So what did we learn from the Le Castellet weekend?
Leclerc not worthy of championship - but certainly will be
It is hard not to feel for Leclerc after the latest in a long list of race victories that have slipped from his grasp this season.
The first two were not his fault when Ferrari's reliability let him down but this crash most certainly was.
It is a worrying sign that Leclerc's habit of sending a car into the barriers has returned at the worst possible time. You don't need an impeccable memory to remember the Monégasque spinning at Imola when in a podium position.
Your mind wanders back to Azerbaijan in 2019 where a crash took away a near-certain pole position.
The damning verdict after France is that Leclerc is not worthy of a championship whilst these mistakes remain - he himself has conceded that.
But it is often the case that once a racer is knocked down in one season, they come fighting back to win the next. There is no doubt Leclerc is champion material once the mistakes are erased from his armoury.
Whilst on the topic of Ferrari, again strategy baffled as the team bickered amongst itself over whether to pit Carlos Sainz in the latter stages of the race.
The fact the call came when the Spaniard was side-by-side with Sergio Perez was laughable and no matter how much he defends his team, this must be sorted out.
Verstappen on his way to title number two
It sounds early to be suggesting this after 12 races in a 22-race season, but it feels anything other than a Verstappen championship would be a major shock.
Of course, between now and the chequered flag in Abu Dhabi, anything can happen.
But the gap between Verstappen and Leclerc stands at 63 points, meaning Red Bull's driver essentially needs to avoid catastrophe in the final 10 races.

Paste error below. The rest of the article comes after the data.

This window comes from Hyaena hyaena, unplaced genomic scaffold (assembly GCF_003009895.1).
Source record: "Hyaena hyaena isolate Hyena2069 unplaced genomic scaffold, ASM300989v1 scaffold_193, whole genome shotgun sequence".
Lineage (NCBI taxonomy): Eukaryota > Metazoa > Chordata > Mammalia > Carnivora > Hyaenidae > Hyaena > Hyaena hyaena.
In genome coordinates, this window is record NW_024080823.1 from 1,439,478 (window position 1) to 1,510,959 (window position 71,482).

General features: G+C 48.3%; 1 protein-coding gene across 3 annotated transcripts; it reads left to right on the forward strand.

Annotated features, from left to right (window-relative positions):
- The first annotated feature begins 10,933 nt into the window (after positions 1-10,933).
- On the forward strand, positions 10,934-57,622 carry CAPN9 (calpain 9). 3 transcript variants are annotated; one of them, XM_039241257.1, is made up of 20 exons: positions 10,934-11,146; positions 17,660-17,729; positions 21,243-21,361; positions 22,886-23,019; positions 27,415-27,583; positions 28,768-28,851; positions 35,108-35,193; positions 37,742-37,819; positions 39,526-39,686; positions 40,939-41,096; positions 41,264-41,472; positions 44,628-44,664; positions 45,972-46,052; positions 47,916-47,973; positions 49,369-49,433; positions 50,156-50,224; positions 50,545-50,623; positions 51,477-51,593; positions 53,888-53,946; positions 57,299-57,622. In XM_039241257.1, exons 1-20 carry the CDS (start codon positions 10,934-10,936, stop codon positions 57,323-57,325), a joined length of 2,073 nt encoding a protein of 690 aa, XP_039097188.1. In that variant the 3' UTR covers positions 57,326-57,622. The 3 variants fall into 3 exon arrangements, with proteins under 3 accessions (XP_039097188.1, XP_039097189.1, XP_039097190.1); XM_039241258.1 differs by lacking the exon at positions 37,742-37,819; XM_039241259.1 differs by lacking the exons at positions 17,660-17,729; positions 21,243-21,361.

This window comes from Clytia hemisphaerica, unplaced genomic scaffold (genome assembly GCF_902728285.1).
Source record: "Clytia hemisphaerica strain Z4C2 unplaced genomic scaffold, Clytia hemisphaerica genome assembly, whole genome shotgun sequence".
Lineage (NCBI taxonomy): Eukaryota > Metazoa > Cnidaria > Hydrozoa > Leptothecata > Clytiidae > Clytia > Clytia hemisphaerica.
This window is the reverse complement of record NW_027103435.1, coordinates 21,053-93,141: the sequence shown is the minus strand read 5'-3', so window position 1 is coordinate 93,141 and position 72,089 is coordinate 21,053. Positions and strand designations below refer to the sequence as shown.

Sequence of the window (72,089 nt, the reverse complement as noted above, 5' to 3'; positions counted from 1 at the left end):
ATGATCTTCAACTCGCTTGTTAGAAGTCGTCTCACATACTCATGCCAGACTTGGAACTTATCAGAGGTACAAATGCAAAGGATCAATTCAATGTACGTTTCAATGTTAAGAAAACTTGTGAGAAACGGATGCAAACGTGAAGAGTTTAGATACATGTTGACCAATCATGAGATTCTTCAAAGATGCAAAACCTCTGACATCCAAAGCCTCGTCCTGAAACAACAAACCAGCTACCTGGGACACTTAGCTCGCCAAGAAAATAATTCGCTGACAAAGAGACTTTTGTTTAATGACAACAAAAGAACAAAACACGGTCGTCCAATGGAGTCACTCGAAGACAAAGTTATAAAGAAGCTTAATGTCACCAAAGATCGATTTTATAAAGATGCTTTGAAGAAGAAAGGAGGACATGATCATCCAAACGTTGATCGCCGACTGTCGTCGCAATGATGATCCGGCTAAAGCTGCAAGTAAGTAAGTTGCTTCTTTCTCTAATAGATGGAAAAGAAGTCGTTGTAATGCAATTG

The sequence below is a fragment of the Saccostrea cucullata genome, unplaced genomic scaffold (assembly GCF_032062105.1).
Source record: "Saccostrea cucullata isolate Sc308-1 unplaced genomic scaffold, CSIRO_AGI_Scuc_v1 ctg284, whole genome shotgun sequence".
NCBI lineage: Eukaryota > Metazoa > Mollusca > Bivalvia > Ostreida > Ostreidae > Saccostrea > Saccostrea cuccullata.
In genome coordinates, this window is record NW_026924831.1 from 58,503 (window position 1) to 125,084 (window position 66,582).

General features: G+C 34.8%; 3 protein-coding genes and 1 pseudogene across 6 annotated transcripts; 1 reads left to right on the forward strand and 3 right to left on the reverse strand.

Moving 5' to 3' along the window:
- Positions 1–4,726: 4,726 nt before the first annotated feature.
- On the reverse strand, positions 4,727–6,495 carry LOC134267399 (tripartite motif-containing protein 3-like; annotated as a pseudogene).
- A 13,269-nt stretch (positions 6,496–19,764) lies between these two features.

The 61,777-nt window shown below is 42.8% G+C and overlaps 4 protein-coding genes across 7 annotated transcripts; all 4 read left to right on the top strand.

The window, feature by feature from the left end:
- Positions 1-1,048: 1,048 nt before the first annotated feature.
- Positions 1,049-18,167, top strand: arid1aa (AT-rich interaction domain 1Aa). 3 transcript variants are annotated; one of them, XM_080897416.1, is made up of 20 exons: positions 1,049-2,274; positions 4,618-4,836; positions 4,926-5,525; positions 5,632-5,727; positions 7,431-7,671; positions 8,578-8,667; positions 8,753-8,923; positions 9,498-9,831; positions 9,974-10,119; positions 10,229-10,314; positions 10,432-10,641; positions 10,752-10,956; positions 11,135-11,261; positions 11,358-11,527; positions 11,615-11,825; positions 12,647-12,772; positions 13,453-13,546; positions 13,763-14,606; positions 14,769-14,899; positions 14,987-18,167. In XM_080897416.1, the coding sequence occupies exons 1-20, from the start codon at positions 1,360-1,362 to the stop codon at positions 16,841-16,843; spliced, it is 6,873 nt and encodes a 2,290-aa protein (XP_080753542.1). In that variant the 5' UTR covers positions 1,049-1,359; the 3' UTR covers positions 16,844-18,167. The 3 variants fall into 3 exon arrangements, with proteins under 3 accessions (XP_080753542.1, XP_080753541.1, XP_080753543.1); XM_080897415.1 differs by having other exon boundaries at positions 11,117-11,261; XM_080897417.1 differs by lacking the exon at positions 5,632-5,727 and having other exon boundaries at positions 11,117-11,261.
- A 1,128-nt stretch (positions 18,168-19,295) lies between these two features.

In fact, we are a race or two away from the Dutchman being able to settle for second to his rival in each race.
Mercedes positives from a concerning weekend
Mercedes may have taken a step backwards if you look at the lap times in qualifying compared to Red Bull and Ferrari, but there are positives to be gleaned.
The obvious being the points haul gathered by a double podium - the first since Saudi Arabia last season - despite the upgrades added on Friday not working as first hoped.
Hamilton and Russell are at the top of their games with their performances behind the wheel but most importantly for the Silver Arrows, so is the team back in the garage.
Mercedes is operationally sound when it comes to the races, strategy largely effective and seemingly able to pull results out of the bag despite the pace differential.
That bodes well for if and when the team is challenging for victories.
The result means the Enstone and Viry-based outfit has marginally pulled ahead of McLaren for fourth in the constructors' as it continues to traverse its 100-race plan.
Where will the team end up at the end of 100 races? Who knows? But there are positive signs that Alonso and Ocon can carry the team towards the front.
France to be missed, but not Paul Ricard
Paul Ricard is undoubtedly a fantastic test track.
The problem is that since F1 returned in 2018, the racing hasn't been spectacular. We held hopes out for an improvement with the new regulations but it was not to be.
We did have good racing between Sainz, Perez and Russell, but that was down to tyre deltas and one battle triggering another as the Mercedes driver pounced opportunistically into DRS range.
The issue with the location is that the climate, paired with the profile of the majority of the corners at the circuit, does not allow for the flat-out racing the new era of F1 has become accustomed to.
If this was the last French Grand Prix for the time being, the event would be sorely missed - the crowd was exceptional all weekend.
France is the home of grand prix racing - it is a French phrase - and must have an F1 race. But it needs a more permanent and more appealing home than at Le Castellet.
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